Since acquiring my #001 Swart I have owned two more of their amplifiers. My Atomic Space Tone is my main touring amp and has appeared on many recordings.
JR beginning acoustic guitar overdubs at The Rogue.
A couple weeks went by. During this time I’d been listening to our rough rehearsal recordings and imagining what I thought an album of these tunes could sound like. The wandering interaction of our instruments created swirling textures underneath Justin’s voice. I thought if we could expand on this approach we’d have an interesting and dreamy listening experience on our hands. From previous experience in recording sessions I’ve learned that I can have a hard time keeping my mouth shut when I am not producing the recording. As a session musician I don’t really feel my input on the overall direction is appropriate unless it is asked for. Maybe to my detriment, I am not a pushy person when it comes to finding producing work. I generally don’t take on that type of work unless I like the music or feel that it is going to be a worthwhile challenge. But I was feeling strongly about this music so I decided to hook up with JR to share my thoughts on his cool idea for a record. At the end of our chat we were both excited to get recording with the group of musicians we had rehearsed with. We set up dates to get started at The Rogue studio with engineer/owner James Paul.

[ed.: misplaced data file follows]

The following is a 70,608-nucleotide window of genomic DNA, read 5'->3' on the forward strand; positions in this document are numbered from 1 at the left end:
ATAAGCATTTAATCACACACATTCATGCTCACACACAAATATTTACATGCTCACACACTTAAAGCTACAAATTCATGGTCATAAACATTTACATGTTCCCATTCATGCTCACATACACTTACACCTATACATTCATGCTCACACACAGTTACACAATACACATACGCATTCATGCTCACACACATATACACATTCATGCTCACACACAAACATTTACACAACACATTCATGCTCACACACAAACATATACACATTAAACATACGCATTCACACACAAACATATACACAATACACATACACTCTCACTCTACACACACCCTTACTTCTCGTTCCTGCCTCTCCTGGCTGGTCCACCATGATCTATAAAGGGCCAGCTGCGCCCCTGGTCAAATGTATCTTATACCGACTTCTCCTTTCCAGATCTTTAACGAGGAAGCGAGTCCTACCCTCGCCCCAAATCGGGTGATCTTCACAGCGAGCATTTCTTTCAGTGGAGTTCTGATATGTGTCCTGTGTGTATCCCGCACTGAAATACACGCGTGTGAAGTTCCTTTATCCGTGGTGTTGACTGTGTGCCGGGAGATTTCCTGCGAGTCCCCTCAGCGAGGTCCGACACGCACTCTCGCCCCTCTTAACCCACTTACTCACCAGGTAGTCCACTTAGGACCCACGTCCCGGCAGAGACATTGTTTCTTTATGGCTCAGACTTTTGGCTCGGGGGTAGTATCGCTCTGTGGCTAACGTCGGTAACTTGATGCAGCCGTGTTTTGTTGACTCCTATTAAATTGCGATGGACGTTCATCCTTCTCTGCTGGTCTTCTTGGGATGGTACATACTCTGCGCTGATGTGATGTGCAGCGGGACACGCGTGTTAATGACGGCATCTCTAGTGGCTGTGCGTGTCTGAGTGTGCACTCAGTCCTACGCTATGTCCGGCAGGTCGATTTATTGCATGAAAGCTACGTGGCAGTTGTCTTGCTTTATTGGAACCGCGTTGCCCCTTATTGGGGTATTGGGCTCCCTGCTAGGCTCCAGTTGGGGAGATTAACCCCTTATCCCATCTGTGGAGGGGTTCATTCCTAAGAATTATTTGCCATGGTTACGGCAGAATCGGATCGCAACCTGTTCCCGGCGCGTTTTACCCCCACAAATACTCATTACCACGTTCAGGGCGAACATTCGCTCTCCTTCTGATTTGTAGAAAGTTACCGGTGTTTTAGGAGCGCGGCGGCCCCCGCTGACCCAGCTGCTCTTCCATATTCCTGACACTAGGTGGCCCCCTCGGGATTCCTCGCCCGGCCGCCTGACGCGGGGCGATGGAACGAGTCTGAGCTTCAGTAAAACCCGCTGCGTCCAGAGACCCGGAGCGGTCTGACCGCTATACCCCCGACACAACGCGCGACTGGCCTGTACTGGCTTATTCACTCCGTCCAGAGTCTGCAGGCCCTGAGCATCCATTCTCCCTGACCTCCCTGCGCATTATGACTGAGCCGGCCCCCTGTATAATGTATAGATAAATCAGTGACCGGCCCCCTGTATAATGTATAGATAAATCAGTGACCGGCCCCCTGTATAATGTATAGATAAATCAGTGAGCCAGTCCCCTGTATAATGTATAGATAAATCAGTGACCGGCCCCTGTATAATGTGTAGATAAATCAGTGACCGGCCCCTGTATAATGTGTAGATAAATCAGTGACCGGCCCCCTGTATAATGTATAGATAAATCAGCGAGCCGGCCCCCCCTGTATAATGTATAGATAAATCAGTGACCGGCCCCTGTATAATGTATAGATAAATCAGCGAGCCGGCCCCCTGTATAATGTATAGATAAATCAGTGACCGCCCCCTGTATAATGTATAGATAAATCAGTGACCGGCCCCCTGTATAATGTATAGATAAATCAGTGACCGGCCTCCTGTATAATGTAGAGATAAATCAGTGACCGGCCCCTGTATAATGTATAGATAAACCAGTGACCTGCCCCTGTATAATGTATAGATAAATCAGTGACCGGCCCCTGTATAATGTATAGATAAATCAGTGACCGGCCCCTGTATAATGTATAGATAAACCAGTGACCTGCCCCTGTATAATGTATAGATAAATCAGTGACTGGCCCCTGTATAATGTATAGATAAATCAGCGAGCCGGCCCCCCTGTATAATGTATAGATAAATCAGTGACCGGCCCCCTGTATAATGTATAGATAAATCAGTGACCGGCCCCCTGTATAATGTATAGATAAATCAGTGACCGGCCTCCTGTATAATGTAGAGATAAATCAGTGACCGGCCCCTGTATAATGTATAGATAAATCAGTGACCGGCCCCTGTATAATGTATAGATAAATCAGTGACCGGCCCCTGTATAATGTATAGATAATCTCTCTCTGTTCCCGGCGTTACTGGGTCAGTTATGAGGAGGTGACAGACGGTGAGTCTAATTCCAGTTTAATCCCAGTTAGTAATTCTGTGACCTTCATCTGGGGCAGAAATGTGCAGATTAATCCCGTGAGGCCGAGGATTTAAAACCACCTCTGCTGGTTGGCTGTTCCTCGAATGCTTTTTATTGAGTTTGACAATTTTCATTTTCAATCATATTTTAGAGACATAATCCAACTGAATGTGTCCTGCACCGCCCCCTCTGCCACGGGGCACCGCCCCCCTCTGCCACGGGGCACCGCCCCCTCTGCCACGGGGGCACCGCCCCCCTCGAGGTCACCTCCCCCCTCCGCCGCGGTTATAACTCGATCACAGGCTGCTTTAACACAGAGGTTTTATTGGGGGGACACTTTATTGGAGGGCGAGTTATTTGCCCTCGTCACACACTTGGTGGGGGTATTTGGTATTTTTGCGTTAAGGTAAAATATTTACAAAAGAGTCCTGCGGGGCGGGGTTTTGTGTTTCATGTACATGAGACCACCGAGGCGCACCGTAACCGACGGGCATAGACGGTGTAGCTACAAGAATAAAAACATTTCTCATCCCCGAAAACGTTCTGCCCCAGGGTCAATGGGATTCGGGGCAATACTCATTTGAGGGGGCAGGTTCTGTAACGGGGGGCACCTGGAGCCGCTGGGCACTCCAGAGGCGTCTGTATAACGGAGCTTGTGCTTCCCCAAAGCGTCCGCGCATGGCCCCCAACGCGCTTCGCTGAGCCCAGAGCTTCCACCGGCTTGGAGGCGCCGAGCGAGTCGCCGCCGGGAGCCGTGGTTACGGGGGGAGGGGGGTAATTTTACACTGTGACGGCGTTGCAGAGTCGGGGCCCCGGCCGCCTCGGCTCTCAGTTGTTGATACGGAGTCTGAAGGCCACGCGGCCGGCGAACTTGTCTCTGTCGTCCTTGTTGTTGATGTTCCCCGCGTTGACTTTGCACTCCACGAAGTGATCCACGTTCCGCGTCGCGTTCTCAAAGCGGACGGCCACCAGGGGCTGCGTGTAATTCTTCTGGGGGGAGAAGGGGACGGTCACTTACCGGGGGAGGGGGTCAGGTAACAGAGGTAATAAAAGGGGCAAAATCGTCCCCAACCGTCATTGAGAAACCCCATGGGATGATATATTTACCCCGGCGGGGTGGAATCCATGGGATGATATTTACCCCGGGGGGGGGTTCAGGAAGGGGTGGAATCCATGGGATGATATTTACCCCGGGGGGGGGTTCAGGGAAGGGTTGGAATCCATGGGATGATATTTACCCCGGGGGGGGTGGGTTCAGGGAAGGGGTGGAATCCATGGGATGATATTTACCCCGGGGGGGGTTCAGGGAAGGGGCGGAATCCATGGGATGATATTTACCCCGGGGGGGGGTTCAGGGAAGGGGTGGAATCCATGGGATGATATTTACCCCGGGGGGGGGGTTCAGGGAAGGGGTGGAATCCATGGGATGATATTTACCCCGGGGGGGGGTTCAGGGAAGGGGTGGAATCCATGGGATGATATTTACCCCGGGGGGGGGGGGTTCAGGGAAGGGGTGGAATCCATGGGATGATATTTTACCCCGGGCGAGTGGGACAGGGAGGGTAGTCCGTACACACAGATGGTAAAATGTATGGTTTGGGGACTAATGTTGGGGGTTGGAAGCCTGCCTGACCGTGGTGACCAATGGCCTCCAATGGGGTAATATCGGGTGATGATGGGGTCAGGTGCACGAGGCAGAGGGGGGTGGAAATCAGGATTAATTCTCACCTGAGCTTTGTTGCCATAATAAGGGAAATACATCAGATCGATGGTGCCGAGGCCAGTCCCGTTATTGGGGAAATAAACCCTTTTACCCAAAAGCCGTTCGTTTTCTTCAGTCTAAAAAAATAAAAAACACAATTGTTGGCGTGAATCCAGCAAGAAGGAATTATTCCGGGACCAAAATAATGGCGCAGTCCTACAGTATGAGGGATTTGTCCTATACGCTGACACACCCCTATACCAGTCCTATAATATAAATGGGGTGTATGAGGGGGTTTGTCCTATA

James Paul in front of the studio for a bass break.